Was he a Calvinist or educated by same? That’s how one pronounces it in Point 5 of the Synod of Dordrecht, “the final perseverance of the saints.” Cf. also Marlowe: “Though thou hast now offended like a man, / Do not persever in it like a devil.”

  23. Will never forget the time my father pronounced “orthodoxy” as, well, something like “orthotics-y.” I about fell out of my chair laughing, but then felt bad because he was obviously a bit embarrassed over it. Joke’s on me, because I can’t help but read it that way in my head now.

    I was recently left feeling very uncomfortable when corrected on “redolent” – why shouldn’t it be redOlent? Why does everyone else seem to know that the stress is on the first syllable? Is everyone hanging out without me again?

    As for teaching English, I never could convince some of my Russian students that “clothes” is pronounced about the same as “close [the door].” They were determined to say [‘kloʊ ðəz], with a very carefully articulated ð. (Actually, could fill a volume with the things I, as an American English speaker, couldn’t convince my students of, as learners of British English and natural skeptics.)

  24. Rodger C says:

    I’ve seen 19th-century novels with “clothes” written in dialogue as “clo’es,” as though the pronunciation was current but not quite respectable.

  25. The use of -ʼd for -ed in hymnals seemed to long outlive the regular use of /ǝd/. (And I could never make heads or tails of heav’ns.)

  26. Evan Hess says:

    Pyramidal, spoken out loud and accented on the second syllable, probably would not be readily understood by anyone but a pyramidologist, which seems to me like a good reason to maintain an alternate pronunciation accented on the first or even third syllable for casual use (assuming anyone ever uses it casually).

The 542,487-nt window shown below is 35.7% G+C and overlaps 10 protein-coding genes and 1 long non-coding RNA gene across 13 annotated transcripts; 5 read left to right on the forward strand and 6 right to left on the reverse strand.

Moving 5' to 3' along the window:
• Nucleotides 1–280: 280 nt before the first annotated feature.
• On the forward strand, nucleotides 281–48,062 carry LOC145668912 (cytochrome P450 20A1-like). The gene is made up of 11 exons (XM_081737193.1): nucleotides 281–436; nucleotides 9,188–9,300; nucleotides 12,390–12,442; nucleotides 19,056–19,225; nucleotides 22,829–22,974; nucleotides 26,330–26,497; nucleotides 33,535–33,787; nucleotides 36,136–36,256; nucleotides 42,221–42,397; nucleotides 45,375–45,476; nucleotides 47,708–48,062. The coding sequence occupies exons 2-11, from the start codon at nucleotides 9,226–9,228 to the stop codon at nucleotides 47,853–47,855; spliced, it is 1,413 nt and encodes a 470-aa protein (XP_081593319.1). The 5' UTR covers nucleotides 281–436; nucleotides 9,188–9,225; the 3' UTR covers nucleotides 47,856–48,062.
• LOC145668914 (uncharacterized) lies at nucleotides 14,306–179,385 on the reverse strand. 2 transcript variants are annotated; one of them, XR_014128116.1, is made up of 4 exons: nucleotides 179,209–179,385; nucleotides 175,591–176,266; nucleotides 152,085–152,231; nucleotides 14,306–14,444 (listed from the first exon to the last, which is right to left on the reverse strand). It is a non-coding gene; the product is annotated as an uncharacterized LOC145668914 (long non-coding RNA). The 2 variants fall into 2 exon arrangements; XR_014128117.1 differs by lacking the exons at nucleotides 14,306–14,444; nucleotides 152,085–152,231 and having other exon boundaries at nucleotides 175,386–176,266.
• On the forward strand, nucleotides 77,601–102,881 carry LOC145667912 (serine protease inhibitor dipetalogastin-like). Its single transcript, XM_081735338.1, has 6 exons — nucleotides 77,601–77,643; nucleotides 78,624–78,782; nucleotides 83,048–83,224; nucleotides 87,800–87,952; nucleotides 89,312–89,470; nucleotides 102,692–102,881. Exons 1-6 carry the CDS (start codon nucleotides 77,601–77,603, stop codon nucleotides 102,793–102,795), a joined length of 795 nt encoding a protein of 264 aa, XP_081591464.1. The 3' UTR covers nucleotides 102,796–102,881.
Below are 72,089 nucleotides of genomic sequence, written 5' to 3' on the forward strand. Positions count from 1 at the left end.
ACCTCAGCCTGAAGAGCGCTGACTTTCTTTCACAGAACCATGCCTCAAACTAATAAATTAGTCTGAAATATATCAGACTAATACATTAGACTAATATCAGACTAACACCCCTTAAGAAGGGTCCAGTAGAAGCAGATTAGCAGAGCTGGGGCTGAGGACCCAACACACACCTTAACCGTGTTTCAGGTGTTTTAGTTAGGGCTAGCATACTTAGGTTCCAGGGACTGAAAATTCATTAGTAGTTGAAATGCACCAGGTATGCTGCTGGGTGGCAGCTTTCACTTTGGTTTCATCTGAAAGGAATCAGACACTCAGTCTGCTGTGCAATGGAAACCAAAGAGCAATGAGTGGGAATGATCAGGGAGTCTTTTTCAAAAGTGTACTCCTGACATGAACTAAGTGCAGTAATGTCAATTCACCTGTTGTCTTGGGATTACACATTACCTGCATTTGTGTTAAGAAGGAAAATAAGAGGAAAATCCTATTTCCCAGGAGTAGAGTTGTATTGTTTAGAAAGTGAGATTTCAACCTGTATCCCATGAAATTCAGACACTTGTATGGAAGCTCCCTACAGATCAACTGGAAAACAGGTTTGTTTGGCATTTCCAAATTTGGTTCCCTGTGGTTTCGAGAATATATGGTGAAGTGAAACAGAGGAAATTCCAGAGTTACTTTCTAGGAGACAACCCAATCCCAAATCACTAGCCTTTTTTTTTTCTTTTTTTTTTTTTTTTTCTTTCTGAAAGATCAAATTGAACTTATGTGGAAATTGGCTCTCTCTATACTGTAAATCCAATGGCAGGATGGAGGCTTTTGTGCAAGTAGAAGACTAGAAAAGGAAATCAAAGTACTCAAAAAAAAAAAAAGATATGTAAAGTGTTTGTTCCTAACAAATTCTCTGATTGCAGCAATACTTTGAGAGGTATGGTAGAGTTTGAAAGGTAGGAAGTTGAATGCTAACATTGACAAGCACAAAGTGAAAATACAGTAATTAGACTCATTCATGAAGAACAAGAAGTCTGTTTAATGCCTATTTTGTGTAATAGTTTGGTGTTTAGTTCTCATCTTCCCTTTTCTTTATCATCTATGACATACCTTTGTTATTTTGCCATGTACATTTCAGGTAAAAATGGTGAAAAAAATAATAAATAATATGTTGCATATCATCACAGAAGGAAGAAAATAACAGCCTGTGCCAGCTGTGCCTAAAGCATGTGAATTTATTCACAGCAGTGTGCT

English might have had the word pyramidate, from the Latin pyramidatus, but the Latin word has about a ghostly existence as possible, a single instance as a gloss that crept its way into a text of Cicero, or so say Lewis and Short. Its existence is too ghostly to have made the cut for the Oxford Latin Dictionary — that’s a reason Lewis and Short is still fun to use.

    Better might have been the pure Greek pyramidoid — a nice, woody word.

  27. Yes, very woody indeed!

  28. Harry R says:

    At least three online dictionaries give the ‘wrong’ pronunciation of pyramidal:

    http://dictionary.cambridge.org/pronunciation/english/pyramidal
    http://www.macmillandictionary.com/pronunciation/british/pyramid
    http://www.oxfordlearnersdictionaries.com/definition/english/pyramidal

    I checked because I was surprised to hear it was wrong. So at the very least there’s some disagreement.

  29. The standard stress pattern of “pyramidal” is the same as that of “pyrimidine,” even though the two works are not recently (and possibly not at all) related.

  30. At least three online dictionaries give the ‘wrong’ pronunciation of pyramidal

    Huh. Thanks for checking; this is why it’s always a good idea to refrain from being too dogmatic about wrongness.

  31. I was laughed at by my college roommate for stressing the second syllable of “redolent”.